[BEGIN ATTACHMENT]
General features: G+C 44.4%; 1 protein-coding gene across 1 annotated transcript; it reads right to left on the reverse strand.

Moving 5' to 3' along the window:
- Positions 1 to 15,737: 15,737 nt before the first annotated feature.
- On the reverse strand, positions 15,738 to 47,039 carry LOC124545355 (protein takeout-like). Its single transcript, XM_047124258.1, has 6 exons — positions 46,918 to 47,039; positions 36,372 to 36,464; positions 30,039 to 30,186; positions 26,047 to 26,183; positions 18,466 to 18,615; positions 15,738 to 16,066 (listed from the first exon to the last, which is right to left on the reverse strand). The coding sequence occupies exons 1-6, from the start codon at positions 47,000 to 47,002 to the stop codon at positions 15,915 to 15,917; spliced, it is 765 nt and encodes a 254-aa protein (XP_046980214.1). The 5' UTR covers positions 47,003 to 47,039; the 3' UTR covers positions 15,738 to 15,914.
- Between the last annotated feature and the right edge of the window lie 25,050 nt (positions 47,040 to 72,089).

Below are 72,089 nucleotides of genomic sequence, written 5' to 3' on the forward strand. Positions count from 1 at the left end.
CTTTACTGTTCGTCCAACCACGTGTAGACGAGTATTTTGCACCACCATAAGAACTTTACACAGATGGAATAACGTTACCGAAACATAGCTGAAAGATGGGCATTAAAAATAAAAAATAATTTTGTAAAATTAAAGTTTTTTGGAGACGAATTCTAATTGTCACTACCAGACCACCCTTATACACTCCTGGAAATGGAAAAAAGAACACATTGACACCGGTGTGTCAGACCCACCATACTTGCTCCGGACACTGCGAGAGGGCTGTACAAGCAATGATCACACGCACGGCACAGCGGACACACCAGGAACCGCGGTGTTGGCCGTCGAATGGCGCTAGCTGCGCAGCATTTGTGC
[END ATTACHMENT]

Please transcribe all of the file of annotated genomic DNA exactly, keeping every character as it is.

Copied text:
General features: G+C 44.4%; 1 protein-coding gene across 1 annotated transcript; it reads right to left on the reverse strand.

Moving 5' to 3' along the window:
- Positions 1 to 15,737: 15,737 nt before the first annotated feature.
- On the reverse strand, positions 15,738 to 47,039 carry LOC124545355 (protein takeout-like). Its single transcript, XM_047124258.1, has 6 exons — positions 46,918 to 47,039; positions 36,372 to 36,464; positions 30,039 to 30,186; positions 26,047 to 26,183; positions 18,466 to 18,615; positions 15,738 to 16,066 (listed from the first exon to the last, which is right to left on the reverse strand). The coding sequence occupies exons 1-6, from the start codon at positions 47,000 to 47,002 to the stop codon at positions 15,915 to 15,917; spliced, it is 765 nt and encodes a 254-aa protein (XP_046980214.1). The 5' UTR covers positions 47,003 to 47,039; the 3' UTR covers positions 15,738 to 15,914.
- Between the last annotated feature and the right edge of the window lie 25,050 nt (positions 47,040 to 72,089).

Below are 72,089 nucleotides of genomic sequence, written 5' to 3' on the forward strand. Positions count from 1 at the left end.
CTTTACTGTTCGTCCAACCACGTGTAGACGAGTATTTTGCACCACCATAAGAACTTTACACAGATGGAATAACGTTACCGAAACATAGCTGAAAGATGGGCATTAAAAATAAAAAATAATTTTGTAAAATTAAAGTTTTTTGGAGACGAATTCTAATTGTCACTACCAGACCACCCTTATACACTCCTGGAAATGGAAAAAAGAACACATTGACACCGGTGTGTCAGACCCACCATACTTGCTCCGGACACTGCGAGAGGGCTGTACAAGCAATGATCACACGCACGGCACAGCGGACACACCAGGAACCGCGGTGTTGGCCGTCGAATGGCGCTAGCTGCGCAGCATTTGTGC